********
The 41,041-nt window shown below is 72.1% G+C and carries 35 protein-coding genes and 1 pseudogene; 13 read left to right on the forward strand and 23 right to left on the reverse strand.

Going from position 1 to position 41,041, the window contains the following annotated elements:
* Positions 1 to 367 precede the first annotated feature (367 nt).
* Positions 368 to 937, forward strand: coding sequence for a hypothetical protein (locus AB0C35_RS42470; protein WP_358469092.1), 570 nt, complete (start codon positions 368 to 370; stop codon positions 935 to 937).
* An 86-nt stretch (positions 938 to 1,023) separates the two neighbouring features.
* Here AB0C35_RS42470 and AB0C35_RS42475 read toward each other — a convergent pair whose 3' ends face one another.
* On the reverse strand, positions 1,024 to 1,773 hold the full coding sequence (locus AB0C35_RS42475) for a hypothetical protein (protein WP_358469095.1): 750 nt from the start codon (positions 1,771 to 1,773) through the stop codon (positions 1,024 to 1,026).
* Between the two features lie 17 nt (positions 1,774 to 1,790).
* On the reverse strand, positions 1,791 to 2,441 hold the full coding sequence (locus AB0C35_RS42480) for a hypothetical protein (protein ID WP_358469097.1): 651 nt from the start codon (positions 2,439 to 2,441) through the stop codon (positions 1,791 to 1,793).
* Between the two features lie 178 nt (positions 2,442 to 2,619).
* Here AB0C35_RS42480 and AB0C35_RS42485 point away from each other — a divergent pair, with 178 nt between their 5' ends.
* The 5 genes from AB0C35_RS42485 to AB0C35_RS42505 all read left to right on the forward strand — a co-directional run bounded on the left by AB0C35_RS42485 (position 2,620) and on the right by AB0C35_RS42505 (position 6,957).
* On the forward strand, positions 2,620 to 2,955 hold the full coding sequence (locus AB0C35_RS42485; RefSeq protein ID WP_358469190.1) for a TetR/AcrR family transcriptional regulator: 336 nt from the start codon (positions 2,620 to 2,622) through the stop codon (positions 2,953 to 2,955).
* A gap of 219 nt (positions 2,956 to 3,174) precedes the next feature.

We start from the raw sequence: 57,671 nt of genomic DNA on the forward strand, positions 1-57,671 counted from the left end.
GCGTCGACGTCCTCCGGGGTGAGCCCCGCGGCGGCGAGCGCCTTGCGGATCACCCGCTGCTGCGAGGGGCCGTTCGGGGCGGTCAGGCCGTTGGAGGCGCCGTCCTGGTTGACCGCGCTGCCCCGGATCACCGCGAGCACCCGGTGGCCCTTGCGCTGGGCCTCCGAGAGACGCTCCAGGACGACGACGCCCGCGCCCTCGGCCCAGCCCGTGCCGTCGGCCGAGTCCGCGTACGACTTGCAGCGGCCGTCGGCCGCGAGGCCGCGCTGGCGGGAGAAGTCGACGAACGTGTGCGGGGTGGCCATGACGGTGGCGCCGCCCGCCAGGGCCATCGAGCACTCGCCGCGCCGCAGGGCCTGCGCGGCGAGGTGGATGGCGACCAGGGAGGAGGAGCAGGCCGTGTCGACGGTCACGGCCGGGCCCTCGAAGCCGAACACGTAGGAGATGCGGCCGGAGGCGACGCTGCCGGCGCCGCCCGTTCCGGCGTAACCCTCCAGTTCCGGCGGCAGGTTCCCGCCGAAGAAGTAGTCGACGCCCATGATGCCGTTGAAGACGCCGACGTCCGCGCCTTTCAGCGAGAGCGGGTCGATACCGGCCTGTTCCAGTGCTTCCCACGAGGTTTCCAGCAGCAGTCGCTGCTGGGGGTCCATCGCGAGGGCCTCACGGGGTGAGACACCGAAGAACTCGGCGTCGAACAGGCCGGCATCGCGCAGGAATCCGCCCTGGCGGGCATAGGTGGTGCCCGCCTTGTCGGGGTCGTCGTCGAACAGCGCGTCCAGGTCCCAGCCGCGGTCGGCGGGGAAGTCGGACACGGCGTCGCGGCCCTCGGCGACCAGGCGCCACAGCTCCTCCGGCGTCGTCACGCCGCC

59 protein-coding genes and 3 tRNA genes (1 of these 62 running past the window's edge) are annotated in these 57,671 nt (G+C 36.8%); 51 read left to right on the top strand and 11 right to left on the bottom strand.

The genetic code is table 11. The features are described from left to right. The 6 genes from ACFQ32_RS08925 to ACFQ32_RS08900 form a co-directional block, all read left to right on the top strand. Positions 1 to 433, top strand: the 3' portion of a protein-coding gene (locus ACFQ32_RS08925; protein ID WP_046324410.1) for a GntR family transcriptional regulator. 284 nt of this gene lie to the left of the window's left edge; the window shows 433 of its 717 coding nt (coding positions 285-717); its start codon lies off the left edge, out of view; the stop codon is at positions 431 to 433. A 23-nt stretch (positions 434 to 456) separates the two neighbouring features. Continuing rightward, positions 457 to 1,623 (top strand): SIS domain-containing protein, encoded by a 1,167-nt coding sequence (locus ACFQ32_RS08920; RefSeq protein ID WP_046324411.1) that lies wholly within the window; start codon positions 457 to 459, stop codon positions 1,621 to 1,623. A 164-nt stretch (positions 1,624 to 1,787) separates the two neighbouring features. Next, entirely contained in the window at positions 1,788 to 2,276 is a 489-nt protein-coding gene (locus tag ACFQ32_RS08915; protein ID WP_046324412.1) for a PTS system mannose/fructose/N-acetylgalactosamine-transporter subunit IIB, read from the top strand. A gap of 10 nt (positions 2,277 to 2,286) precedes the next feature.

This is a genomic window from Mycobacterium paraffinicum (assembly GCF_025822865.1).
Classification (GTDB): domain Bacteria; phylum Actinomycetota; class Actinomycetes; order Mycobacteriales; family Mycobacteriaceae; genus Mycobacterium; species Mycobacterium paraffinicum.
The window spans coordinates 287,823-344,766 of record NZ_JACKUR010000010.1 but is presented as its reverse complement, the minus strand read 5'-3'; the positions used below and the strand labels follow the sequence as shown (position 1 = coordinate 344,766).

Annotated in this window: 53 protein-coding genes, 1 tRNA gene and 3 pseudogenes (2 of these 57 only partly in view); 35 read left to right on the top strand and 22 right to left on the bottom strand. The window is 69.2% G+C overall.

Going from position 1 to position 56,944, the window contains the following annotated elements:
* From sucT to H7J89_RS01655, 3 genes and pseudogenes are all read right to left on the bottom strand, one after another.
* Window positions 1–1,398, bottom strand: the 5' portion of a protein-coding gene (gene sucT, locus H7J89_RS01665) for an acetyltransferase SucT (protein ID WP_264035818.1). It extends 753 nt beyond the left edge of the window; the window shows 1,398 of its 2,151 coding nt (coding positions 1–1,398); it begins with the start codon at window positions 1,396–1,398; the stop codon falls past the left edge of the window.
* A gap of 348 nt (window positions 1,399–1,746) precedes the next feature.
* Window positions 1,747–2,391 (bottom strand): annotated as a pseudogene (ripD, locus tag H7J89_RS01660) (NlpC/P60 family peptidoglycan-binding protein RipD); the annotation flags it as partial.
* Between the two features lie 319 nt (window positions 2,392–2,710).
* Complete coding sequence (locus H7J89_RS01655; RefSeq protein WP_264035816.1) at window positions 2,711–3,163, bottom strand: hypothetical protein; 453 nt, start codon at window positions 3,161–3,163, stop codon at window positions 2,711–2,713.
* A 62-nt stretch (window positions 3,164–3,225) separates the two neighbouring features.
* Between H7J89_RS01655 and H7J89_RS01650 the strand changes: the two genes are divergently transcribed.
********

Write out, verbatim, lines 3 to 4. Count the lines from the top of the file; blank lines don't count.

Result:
* Positions 1 to 367 precede the first annotated feature (367 nt).
* Positions 368 to 937, forward strand: coding sequence for a hypothetical protein (locus AB0C35_RS42470; protein WP_358469092.1), 570 nt, complete (start codon positions 368 to 370; stop codon positions 935 to 937).